Impact of mycotoxins in embryonic development and transfer to eggs
Increased attention has been given to the presence of mycotoxins in broiler breeders’ feeds. Mycotoxins are responsible for mortality or impaired embryonic development, reduced hatchability of fertile eggs as well as reduced male and female-related fertility.
Mycotoxins levels in feeds are of direct relevance to the animal’s exposure and of indirect relevance to the products derived from the exposed animals.
Several studies have been conducted to assess the effect of mycotoxins on embryonic development and carry-over in eggs; therefore a review on the main mycotoxins known so far to be responsible for embryonic impairment and mycotoxin transfer to eggs is reported.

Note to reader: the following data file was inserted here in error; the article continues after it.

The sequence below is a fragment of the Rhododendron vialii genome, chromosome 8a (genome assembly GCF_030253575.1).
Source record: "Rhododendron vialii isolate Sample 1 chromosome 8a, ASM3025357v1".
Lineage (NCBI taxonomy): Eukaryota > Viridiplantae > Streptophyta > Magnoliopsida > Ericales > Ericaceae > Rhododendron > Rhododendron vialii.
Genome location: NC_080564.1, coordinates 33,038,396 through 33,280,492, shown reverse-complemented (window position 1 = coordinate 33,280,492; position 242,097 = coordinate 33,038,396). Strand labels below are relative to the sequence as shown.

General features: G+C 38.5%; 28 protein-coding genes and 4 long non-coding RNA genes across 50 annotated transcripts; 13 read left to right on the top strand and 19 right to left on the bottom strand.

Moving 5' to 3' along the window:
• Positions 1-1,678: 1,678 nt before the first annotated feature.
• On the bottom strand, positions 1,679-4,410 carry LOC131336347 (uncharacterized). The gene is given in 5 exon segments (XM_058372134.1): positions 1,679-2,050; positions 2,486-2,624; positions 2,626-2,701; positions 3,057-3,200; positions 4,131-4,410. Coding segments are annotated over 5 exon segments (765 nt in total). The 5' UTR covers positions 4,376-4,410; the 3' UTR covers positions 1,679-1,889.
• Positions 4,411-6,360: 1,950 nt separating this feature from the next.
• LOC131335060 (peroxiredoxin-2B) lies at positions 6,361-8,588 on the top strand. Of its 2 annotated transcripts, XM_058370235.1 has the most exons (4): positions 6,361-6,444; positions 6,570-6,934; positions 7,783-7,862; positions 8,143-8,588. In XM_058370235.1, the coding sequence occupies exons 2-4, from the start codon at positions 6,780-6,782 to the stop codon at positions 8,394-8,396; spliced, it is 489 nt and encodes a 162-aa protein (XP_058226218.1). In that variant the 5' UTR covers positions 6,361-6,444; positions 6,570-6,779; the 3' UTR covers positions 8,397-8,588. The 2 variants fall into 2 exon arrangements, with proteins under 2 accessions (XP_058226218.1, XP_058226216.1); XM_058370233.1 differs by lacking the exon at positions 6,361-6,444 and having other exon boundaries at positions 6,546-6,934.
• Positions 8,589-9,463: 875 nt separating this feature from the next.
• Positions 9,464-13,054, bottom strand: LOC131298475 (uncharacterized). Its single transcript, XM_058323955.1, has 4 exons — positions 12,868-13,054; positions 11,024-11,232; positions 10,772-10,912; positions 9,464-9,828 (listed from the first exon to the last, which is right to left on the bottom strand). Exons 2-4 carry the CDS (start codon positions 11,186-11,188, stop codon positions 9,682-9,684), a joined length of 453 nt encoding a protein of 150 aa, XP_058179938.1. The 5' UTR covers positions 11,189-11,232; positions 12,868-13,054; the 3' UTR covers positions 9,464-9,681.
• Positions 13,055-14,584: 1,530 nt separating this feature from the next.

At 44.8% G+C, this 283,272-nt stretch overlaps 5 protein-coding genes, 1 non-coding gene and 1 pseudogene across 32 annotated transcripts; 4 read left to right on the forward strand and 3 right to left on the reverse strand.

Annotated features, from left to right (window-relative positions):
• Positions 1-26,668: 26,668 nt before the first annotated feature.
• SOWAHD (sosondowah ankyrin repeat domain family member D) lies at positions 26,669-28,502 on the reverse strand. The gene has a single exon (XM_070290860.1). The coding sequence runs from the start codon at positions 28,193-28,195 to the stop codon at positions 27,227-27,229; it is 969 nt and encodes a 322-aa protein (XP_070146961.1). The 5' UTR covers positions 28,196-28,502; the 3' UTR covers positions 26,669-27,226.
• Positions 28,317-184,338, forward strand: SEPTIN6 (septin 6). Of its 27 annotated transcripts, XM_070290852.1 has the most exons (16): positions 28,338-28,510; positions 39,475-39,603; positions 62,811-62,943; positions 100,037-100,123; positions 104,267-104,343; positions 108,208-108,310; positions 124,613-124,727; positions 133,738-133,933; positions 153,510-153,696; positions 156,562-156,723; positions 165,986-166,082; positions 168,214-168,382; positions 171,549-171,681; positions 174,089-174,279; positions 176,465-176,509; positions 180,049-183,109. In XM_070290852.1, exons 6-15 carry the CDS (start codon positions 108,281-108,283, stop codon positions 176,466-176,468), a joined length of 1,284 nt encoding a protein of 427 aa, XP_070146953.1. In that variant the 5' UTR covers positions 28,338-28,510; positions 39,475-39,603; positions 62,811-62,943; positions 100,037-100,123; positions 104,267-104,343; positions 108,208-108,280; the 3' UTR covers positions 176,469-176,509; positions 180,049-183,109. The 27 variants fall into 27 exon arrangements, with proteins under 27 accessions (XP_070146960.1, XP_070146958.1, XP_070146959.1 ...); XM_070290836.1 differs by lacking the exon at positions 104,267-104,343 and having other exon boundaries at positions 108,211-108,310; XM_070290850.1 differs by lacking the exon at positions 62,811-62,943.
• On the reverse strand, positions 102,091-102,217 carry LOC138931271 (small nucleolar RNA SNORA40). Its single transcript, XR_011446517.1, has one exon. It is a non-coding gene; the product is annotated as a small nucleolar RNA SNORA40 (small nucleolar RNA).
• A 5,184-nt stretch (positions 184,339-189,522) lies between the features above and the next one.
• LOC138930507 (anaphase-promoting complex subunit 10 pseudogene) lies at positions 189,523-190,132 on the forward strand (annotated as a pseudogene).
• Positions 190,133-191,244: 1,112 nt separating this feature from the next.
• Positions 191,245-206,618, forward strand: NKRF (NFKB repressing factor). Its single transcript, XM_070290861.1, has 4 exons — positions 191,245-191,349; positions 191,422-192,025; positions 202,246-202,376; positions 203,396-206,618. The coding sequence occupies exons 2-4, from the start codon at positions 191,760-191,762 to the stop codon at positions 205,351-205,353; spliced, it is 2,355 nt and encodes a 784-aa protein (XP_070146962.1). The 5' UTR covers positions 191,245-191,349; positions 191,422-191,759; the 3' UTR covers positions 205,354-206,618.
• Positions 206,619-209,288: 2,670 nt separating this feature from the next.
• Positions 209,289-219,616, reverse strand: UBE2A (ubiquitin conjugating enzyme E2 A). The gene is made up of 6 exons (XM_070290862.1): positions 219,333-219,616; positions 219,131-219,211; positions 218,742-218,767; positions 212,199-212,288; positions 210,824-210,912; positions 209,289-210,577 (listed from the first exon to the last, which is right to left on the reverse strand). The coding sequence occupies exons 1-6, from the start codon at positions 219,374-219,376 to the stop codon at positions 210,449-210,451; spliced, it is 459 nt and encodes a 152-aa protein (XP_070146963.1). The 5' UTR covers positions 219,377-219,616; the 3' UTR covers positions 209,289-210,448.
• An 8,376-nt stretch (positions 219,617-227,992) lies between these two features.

Recent studies have shown that aflatoxins (Afla) exposure can affect the developing immune system during embryonic development by significantly damaging DNA in B and T lymphocytes (Qureshi et al., 1998). Embryonic exposure with aflatoxin B1 (AFB1) showed to reduce several parameters of macrophage function in chicks at 4 weeks posthatch; it was concluded that the maternal transfer of AFB1 residues to eggs reduced the posthatch immunological potential of chicks which implies that the progeny chicks would be more susceptible to disease challenges (Qureshi et al., 1998). In agreement to these results, conclusions of another study confirmed that aflatoxin can contaminate the eggs at any stage of development. Afla may enter the egg via the albumen and diffuse directly to the yolk, the concentration of Afla being similar between the albumen and yolk. It was thus supposed that Afla accumulates in the genitals of chickens, turkeys and ducks, resulting in a transfer to the egg (albumen and yolk) as well as to their offspring (yolk sac and liver) (Barnard). In regards to the carry-over to eggs, Oliveira (2000) reported that feed:egg transmission of AFB1 is about 5000:1.